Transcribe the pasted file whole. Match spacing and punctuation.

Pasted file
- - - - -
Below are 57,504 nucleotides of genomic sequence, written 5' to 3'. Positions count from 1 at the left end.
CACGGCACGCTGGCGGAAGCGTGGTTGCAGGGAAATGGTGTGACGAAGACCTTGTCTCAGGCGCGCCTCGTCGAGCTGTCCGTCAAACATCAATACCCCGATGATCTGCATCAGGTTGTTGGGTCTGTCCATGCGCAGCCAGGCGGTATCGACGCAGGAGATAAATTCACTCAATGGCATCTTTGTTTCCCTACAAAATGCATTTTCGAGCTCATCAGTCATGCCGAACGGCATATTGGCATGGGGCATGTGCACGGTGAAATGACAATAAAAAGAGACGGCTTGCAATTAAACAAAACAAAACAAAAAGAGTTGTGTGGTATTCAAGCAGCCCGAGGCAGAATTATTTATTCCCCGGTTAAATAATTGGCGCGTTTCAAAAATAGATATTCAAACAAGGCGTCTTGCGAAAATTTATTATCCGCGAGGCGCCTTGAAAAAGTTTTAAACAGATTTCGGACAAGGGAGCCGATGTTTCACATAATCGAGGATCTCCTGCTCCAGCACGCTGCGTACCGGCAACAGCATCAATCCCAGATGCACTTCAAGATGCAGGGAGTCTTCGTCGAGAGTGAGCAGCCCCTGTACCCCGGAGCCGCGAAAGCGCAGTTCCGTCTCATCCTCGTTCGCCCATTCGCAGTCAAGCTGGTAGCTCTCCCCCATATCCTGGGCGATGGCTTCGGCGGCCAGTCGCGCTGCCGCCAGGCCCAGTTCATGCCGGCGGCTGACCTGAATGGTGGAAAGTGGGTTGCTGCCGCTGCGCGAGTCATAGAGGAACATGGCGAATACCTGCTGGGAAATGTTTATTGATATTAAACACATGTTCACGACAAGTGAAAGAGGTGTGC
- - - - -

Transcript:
Below are 57,504 nucleotides of genomic sequence, written 5' to 3'. Positions count from 1 at the left end.
CACGGCACGCTGGCGGAAGCGTGGTTGCAGGGAAATGGTGTGACGAAGACCTTGTCTCAGGCGCGCCTCGTCGAGCTGTCCGTCAAACATCAATACCCCGATGATCTGCATCAGGTTGTTGGGTCTGTCCATGCGCAGCCAGGCGGTATCGACGCAGGAGATAAATTCACTCAATGGCATCTTTGTTTCCCTACAAAATGCATTTTCGAGCTCATCAGTCATGCCGAACGGCATATTGGCATGGGGCATGTGCACGGTGAAATGACAATAAAAAGAGACGGCTTGCAATTAAACAAAACAAAACAAAAAGAGTTGTGTGGTATTCAAGCAGCCCGAGGCAGAATTATTTATTCCCCGGTTAAATAATTGGCGCGTTTCAAAAATAGATATTCAAACAAGGCGTCTTGCGAAAATTTATTATCCGCGAGGCGCCTTGAAAAAGTTTTAAACAGATTTCGGACAAGGGAGCCGATGTTTCACATAATCGAGGATCTCCTGCTCCAGCACGCTGCGTACCGGCAACAGCATCAATCCCAGATGCACTTCAAGATGCAGGGAGTCTTCGTCGAGAGTGAGCAGCCCCTGTACCCCGGAGCCGCGAAAGCGCAGTTCCGTCTCATCCTCGTTCGCCCATTCGCAGTCAAGCTGGTAGCTCTCCCCCATATCCTGGGCGATGGCTTCGGCGGCCAGTCGCGCTGCCGCCAGGCCCAGTTCATGCCGGCGGCTGACCTGAATGGTGGAAAGTGGGTTGCTGCCGCTGCGCGAGTCATAGAGGAACATGGCGAATACCTGCTGGGAAATGTTTATTGATATTAAACACATGTTCACGACAAGTGAAAGAGGTGTGC